Poem Of The Week: Death and Old Age with Shakespeare

Not sure if it is the almost-bare trees outside the window or the dying embers of the warm winter fire in the fireplace that reminded me today of one of my favorite poems to teach.  William Shakespeare’s Sonnet 73, usually known as “[That Time of Year Thou Mayst In Me Behold],” has been a go-to poem for me for years.  (You can find a ready-to-go lesson plan on this poem by clicking here.) It’s a typical Shakespeare sonnet in many ways: an

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6 Steps For Instilling A Growth Mindset In Your Students

When I first learned about growth mindset, I was fascinated.  It explained so many behaviors and beliefs that I had witnessed over the years. The difference between students who were a burden to teach because of their negative attitude, lack of motivation, or refusal to acknowledge feedback and those who were a pleasure to teach because of their willingness to take on challenges and eagerness to learn and work hard—as soon as I saw the first group as having a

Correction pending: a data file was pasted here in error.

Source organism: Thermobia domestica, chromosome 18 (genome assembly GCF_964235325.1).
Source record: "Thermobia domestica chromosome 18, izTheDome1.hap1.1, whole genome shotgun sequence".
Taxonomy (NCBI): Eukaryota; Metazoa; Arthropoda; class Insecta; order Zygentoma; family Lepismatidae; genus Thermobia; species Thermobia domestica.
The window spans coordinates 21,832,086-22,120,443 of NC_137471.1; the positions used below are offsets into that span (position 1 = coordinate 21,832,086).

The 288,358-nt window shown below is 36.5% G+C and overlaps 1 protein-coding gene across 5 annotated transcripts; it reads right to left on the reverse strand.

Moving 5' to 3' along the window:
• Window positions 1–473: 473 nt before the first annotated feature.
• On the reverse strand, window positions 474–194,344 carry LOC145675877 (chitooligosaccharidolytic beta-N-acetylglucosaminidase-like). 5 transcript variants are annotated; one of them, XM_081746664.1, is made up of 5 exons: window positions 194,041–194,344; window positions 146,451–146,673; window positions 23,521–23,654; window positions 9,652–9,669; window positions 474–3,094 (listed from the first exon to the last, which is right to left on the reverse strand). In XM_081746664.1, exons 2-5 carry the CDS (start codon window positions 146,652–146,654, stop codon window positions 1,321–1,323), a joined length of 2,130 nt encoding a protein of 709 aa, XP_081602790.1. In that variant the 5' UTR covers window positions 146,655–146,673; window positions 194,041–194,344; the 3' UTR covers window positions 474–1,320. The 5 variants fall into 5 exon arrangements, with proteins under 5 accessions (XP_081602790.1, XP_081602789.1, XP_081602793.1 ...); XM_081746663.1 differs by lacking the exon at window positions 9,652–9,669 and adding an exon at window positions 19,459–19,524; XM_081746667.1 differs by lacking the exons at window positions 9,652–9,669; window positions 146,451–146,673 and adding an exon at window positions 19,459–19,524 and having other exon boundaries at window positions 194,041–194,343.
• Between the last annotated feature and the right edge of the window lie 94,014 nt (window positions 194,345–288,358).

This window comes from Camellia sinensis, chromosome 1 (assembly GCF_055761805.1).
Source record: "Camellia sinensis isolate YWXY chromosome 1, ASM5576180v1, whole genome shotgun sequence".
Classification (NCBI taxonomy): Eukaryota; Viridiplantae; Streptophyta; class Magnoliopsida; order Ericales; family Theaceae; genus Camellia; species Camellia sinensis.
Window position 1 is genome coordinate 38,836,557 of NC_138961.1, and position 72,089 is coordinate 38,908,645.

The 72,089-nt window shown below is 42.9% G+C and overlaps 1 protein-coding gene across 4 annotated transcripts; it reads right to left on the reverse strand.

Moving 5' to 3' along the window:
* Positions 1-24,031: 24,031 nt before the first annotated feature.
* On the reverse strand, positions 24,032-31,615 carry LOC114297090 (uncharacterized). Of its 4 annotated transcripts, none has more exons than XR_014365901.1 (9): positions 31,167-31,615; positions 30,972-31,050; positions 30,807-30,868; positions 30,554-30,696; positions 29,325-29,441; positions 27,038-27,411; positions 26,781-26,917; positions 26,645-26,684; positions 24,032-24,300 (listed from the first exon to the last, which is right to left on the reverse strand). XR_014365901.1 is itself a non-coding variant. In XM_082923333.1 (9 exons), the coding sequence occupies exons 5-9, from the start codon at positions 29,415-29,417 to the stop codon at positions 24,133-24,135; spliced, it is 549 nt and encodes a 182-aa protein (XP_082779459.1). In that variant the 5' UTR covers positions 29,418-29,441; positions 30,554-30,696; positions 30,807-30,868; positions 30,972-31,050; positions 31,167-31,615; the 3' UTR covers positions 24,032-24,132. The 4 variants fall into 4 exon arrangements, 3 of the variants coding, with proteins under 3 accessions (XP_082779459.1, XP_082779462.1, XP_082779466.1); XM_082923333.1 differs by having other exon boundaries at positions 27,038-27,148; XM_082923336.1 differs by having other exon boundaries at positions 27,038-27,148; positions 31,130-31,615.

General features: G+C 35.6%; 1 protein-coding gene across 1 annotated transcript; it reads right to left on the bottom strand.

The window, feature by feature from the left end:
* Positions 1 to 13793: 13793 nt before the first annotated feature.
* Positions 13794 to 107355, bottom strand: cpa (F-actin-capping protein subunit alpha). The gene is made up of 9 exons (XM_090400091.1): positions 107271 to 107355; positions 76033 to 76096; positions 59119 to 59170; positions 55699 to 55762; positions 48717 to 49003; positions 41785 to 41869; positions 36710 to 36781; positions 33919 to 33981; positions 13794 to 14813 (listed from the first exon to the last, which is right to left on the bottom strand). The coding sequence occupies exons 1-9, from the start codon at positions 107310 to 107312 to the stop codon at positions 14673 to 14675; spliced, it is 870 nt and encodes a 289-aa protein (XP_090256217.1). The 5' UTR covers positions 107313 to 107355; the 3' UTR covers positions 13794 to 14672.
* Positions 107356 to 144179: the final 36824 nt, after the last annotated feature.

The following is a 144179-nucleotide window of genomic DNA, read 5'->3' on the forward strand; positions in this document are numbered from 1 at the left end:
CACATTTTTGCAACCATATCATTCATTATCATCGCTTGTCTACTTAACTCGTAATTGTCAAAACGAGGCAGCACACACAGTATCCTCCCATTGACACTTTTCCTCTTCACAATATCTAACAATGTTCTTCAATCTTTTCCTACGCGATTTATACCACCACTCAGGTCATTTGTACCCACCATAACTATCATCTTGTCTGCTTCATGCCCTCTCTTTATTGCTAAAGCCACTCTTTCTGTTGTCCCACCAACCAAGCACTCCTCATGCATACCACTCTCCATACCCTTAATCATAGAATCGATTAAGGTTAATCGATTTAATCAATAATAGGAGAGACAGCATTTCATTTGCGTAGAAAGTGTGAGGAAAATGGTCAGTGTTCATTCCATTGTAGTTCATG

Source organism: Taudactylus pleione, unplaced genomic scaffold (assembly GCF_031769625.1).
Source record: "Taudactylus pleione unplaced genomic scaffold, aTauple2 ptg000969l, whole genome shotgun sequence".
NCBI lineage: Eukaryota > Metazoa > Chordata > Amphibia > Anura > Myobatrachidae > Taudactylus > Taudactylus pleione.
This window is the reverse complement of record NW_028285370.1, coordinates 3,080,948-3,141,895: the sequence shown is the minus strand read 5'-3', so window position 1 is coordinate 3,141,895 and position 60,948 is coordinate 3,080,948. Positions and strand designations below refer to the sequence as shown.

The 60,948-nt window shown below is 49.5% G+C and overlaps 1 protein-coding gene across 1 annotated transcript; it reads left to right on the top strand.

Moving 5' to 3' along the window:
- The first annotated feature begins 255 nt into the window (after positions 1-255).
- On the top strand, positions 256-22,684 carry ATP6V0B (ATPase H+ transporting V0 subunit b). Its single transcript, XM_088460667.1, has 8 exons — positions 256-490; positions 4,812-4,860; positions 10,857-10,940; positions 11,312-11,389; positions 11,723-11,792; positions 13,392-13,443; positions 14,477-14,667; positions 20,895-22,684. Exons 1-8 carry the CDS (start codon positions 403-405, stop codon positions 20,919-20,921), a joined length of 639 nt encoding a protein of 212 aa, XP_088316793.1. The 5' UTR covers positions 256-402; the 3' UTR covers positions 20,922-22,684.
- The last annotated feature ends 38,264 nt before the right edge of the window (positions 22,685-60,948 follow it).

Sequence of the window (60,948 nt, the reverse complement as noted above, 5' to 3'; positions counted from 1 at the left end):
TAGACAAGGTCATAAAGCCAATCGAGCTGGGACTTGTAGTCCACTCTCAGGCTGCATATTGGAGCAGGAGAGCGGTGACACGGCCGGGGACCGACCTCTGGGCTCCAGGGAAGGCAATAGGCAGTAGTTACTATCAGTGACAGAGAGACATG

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Common Core: Challenging Non-Fiction Texts For All Subject Areas

I admit to feeling resentful when I learned that the new Common Core standards would require teachers to incorporate more challenging non-fiction into their lesson plans.  Really?  Wasn’t I doing more than enough already?  But I have since (reluctantly and grudgingly) found some great articles to use in class.  In fact, one of my favorite new lessons revolves around a piece published in the New Yorker about the relationship between the Enron Scandal and fixed mindset. Since I decided to

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